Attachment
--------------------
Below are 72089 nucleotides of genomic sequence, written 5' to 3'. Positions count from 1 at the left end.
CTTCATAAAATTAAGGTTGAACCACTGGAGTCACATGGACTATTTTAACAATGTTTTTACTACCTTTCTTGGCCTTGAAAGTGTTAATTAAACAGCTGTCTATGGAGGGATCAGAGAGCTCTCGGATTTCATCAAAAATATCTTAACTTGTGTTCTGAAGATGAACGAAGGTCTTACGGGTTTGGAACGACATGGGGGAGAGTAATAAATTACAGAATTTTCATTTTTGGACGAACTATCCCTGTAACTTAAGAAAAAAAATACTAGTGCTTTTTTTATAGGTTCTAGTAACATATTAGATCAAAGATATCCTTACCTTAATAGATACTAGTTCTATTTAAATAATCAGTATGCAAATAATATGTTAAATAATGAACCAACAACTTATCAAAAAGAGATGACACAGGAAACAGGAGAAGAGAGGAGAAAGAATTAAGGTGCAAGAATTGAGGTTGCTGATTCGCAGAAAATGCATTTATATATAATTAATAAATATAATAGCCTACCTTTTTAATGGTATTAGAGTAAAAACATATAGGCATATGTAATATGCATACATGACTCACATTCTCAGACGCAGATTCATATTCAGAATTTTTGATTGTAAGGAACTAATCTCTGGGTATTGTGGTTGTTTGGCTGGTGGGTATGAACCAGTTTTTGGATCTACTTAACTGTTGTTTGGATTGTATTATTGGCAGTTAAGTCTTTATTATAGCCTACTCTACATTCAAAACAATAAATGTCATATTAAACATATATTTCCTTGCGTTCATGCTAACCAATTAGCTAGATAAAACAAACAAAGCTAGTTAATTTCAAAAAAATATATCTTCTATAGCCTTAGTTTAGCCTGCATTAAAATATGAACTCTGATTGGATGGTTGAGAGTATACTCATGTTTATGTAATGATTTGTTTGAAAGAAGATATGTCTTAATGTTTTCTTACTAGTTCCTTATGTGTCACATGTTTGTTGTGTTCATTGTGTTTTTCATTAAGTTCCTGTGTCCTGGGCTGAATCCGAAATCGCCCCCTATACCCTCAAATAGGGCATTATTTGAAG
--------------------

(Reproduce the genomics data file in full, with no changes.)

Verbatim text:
Below are 72089 nucleotides of genomic sequence, written 5' to 3'. Positions count from 1 at the left end.
CTTCATAAAATTAAGGTTGAACCACTGGAGTCACATGGACTATTTTAACAATGTTTTTACTACCTTTCTTGGCCTTGAAAGTGTTAATTAAACAGCTGTCTATGGAGGGATCAGAGAGCTCTCGGATTTCATCAAAAATATCTTAACTTGTGTTCTGAAGATGAACGAAGGTCTTACGGGTTTGGAACGACATGGGGGAGAGTAATAAATTACAGAATTTTCATTTTTGGACGAACTATCCCTGTAACTTAAGAAAAAAAATACTAGTGCTTTTTTTATAGGTTCTAGTAACATATTAGATCAAAGATATCCTTACCTTAATAGATACTAGTTCTATTTAAATAATCAGTATGCAAATAATATGTTAAATAATGAACCAACAACTTATCAAAAAGAGATGACACAGGAAACAGGAGAAGAGAGGAGAAAGAATTAAGGTGCAAGAATTGAGGTTGCTGATTCGCAGAAAATGCATTTATATATAATTAATAAATATAATAGCCTACCTTTTTAATGGTATTAGAGTAAAAACATATAGGCATATGTAATATGCATACATGACTCACATTCTCAGACGCAGATTCATATTCAGAATTTTTGATTGTAAGGAACTAATCTCTGGGTATTGTGGTTGTTTGGCTGGTGGGTATGAACCAGTTTTTGGATCTACTTAACTGTTGTTTGGATTGTATTATTGGCAGTTAAGTCTTTATTATAGCCTACTCTACATTCAAAACAATAAATGTCATATTAAACATATATTTCCTTGCGTTCATGCTAACCAATTAGCTAGATAAAACAAACAAAGCTAGTTAATTTCAAAAAAATATATCTTCTATAGCCTTAGTTTAGCCTGCATTAAAATATGAACTCTGATTGGATGGTTGAGAGTATACTCATGTTTATGTAATGATTTGTTTGAAAGAAGATATGTCTTAATGTTTTCTTACTAGTTCCTTATGTGTCACATGTTTGTTGTGTTCATTGTGTTTTTCATTAAGTTCCTGTGTCCTGGGCTGAATCCGAAATCGCCCCCTATACCCTCAAATAGGGCATTATTTGAAG